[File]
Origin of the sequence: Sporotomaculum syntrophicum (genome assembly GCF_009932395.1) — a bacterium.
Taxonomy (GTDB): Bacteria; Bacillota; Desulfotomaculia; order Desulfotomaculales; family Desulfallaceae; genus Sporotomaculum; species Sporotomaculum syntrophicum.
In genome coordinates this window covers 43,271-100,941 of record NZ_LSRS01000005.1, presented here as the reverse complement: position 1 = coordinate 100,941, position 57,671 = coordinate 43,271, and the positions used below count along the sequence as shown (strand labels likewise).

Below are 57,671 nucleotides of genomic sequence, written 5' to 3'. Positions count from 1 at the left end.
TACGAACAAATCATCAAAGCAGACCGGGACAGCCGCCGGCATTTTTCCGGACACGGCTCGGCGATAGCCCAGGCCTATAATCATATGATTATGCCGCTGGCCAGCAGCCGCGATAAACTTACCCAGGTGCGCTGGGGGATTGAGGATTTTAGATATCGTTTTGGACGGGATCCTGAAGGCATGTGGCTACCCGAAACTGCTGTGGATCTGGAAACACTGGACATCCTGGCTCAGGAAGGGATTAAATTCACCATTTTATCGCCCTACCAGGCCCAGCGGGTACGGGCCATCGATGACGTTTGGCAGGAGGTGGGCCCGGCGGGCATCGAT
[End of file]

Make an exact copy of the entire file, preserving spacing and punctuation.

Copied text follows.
Origin of the sequence: Sporotomaculum syntrophicum (genome assembly GCF_009932395.1) — a bacterium.
Taxonomy (GTDB): Bacteria; Bacillota; Desulfotomaculia; order Desulfotomaculales; family Desulfallaceae; genus Sporotomaculum; species Sporotomaculum syntrophicum.
In genome coordinates this window covers 43,271-100,941 of record NZ_LSRS01000005.1, presented here as the reverse complement: position 1 = coordinate 100,941, position 57,671 = coordinate 43,271, and the positions used below count along the sequence as shown (strand labels likewise).

Below are 57,671 nucleotides of genomic sequence, written 5' to 3'. Positions count from 1 at the left end.
TACGAACAAATCATCAAAGCAGACCGGGACAGCCGCCGGCATTTTTCCGGACACGGCTCGGCGATAGCCCAGGCCTATAATCATATGATTATGCCGCTGGCCAGCAGCCGCGATAAACTTACCCAGGTGCGCTGGGGGATTGAGGATTTTAGATATCGTTTTGGACGGGATCCTGAAGGCATGTGGCTACCCGAAACTGCTGTGGATCTGGAAACACTGGACATCCTGGCTCAGGAAGGGATTAAATTCACCATTTTATCGCCCTACCAGGCCCAGCGGGTACGGGCCATCGATGACGTTTGGCAGGAGGTGGGCCCGGCGGGCATCGAT